The art easel is a staple in most preschool classrooms. Our students love ours, but the truth is — it is a lot of work to keep up with that thing!
At the beginning of the year, we always start with crayons or colored pencils at the easel. By this time in October, though, they are ready to free paint. The creativity that preschoolers exhibit when given a blank canvas, some paint and brushes, and plenty of time is amazing. The mess and chaos that often ensues in the process is equally amazing. Here are a few tricks that we have learned over the years to maintain our sanity!
Stack the blank paper! One day I was helping a little artist move her painting from the easel to the clothesline to dry, and when I turned around another friend had painted all over the empty easel. To prevent this from happening, we stack the blank paper. When we remove one work of art, another sheet of paper is already waiting for the next artist!
Use binder rings to make the smocks easy to hang. We have smocks hanging on the end of our art easel as well as on the bathroom door adjacent to the easel. Our students are really good about remembering to wear the smock when they paint, but they are not as good about hanging it up when they are done. Part of the problem is that the smocks are tricky to hang on the hooks. We added a metal binder ring to each one, and that has made it much easier. We still find smocks that have been left on the floor, but for the most part the rings help the kids hang them up when they’re done.
Use a shower curtain to protect the wall! PreKinders posted a great idea about protecting the art easel with a shower curtain. It is a terrific idea, but I’m afraid our art easel is too far gone! I should have found that tip 10 years ago. 🙂 Instead, we added a shower curtain to the wall next to the easel. In their flurry of creativity, paint often lands on the wall. Many paintings are so thick with paint that it will drip off the paper when we hang them. This shower curtain solved our problems. (Plus, it looks so cool with the wall color, don’t you think?!)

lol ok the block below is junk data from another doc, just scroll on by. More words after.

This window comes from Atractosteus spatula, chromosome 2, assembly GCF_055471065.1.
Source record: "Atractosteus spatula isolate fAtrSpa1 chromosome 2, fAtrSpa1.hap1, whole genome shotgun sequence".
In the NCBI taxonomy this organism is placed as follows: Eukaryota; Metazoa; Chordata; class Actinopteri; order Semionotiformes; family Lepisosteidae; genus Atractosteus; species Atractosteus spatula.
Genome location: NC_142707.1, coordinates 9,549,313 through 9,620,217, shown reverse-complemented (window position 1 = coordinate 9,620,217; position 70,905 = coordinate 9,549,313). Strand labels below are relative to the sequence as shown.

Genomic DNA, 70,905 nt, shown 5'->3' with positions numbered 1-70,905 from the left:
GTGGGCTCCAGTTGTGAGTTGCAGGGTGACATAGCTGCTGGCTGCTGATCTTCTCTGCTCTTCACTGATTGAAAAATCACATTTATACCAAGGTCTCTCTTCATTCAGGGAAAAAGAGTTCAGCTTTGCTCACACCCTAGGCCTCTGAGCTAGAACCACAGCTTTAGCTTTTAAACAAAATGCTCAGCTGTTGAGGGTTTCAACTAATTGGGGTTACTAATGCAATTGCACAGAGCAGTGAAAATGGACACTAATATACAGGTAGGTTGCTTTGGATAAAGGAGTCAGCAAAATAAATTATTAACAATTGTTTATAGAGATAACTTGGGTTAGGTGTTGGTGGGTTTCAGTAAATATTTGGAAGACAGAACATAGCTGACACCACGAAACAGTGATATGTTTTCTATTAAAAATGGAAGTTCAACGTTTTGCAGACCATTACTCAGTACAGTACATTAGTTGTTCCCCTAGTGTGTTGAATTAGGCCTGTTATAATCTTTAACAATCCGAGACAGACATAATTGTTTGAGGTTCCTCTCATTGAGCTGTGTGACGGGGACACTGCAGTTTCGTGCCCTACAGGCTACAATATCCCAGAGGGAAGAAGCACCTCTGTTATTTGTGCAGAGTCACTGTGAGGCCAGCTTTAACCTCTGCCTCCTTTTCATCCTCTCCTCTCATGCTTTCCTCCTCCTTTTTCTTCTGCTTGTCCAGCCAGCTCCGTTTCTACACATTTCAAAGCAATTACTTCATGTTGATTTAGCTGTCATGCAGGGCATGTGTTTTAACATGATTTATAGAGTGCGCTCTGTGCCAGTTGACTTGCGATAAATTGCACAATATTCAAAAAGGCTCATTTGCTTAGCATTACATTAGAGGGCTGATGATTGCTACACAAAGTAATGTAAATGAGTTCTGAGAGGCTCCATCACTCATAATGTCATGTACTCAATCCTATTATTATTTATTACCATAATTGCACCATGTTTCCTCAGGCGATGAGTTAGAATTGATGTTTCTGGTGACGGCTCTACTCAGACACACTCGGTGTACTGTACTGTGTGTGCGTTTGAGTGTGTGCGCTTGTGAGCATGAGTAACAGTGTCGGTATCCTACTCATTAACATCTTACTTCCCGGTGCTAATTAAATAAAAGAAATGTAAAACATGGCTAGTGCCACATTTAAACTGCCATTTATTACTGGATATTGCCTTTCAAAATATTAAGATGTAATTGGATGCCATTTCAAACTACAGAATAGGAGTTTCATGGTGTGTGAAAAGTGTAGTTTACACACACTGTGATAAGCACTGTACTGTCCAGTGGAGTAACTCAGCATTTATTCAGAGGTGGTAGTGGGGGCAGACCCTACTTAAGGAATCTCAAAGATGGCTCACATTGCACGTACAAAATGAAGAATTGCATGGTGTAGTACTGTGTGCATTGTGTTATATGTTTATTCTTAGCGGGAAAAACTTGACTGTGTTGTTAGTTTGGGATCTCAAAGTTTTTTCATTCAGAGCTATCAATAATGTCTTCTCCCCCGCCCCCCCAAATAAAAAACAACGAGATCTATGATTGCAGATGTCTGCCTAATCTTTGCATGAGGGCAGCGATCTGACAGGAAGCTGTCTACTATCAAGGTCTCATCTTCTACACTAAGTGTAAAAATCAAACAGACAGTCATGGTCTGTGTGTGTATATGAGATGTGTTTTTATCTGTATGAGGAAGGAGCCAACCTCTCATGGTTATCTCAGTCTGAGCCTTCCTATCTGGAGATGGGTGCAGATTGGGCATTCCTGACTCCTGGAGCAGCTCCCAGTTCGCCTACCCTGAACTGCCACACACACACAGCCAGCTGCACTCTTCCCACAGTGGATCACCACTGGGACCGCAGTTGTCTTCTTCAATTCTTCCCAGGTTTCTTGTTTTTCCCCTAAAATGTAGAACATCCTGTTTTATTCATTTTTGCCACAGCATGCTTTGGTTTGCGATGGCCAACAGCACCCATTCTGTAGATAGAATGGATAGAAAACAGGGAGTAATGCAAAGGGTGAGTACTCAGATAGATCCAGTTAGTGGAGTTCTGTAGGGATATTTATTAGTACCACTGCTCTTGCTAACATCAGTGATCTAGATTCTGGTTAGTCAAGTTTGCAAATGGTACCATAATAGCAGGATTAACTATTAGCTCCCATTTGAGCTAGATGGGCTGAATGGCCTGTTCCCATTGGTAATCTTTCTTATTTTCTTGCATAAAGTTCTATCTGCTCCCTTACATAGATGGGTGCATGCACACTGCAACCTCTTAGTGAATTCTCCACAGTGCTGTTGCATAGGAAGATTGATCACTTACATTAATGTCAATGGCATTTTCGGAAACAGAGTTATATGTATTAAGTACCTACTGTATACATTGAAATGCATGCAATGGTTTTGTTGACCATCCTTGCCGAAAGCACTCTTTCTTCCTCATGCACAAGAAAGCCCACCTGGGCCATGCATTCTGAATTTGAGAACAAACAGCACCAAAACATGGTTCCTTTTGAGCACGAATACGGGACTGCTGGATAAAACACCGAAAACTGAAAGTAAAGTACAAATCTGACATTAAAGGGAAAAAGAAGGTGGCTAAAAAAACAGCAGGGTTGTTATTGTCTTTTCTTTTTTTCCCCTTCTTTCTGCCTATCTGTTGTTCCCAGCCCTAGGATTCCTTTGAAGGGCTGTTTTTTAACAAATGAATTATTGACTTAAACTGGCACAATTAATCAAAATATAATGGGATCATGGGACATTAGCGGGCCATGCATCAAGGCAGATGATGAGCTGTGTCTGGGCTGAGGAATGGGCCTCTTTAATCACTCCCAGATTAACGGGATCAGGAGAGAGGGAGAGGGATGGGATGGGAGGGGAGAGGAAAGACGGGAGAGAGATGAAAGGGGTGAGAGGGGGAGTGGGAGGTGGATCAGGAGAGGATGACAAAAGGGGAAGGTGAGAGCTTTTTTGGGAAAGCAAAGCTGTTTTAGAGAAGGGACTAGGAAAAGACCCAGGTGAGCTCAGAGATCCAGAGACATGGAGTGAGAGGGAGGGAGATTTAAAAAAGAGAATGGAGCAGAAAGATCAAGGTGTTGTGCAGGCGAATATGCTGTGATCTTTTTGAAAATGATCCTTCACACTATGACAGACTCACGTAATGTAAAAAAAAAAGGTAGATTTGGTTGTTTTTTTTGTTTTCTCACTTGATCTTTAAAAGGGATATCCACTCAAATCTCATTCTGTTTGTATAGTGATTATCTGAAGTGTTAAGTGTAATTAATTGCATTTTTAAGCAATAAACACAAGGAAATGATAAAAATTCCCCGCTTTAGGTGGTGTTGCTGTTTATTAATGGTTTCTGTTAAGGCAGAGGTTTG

Line the paint cups. We use spill-proof paint cups from Lakeshore and love them! Before we figured out this little trick with the baggies, though, we hated to clean them out… soak, rinse, soak, scrub, soak… Ugh. It is so much easier to place a sandwich bag (the fold-top type, not the ziploc ones) in each cup before adding the paint. When it’s time to change them, we discard the bag and fill it up again. Quick and easy.
Model, practice and repeat. It takes a lot of modeling and practice to make the routine at the art easel a smooth one. Students have to learn to only paint on their own paper (unless they decide with a friend to work together). They have to remember to write their name on the paper or ask a teacher to do it. We also ask them to find a teacher when they are finished to hang the picture to dry. If they forget to do this last step, we will sometimes have other kids come over and paint on top of the picture. Yikes. We practice these routines with crayons at the beginning so that when we add the excitement of paint, they are ready to roll.
Do you have an art easel in your classroom? What are your tricks for utilizing that center?
Have fun playing and learning with your children today!
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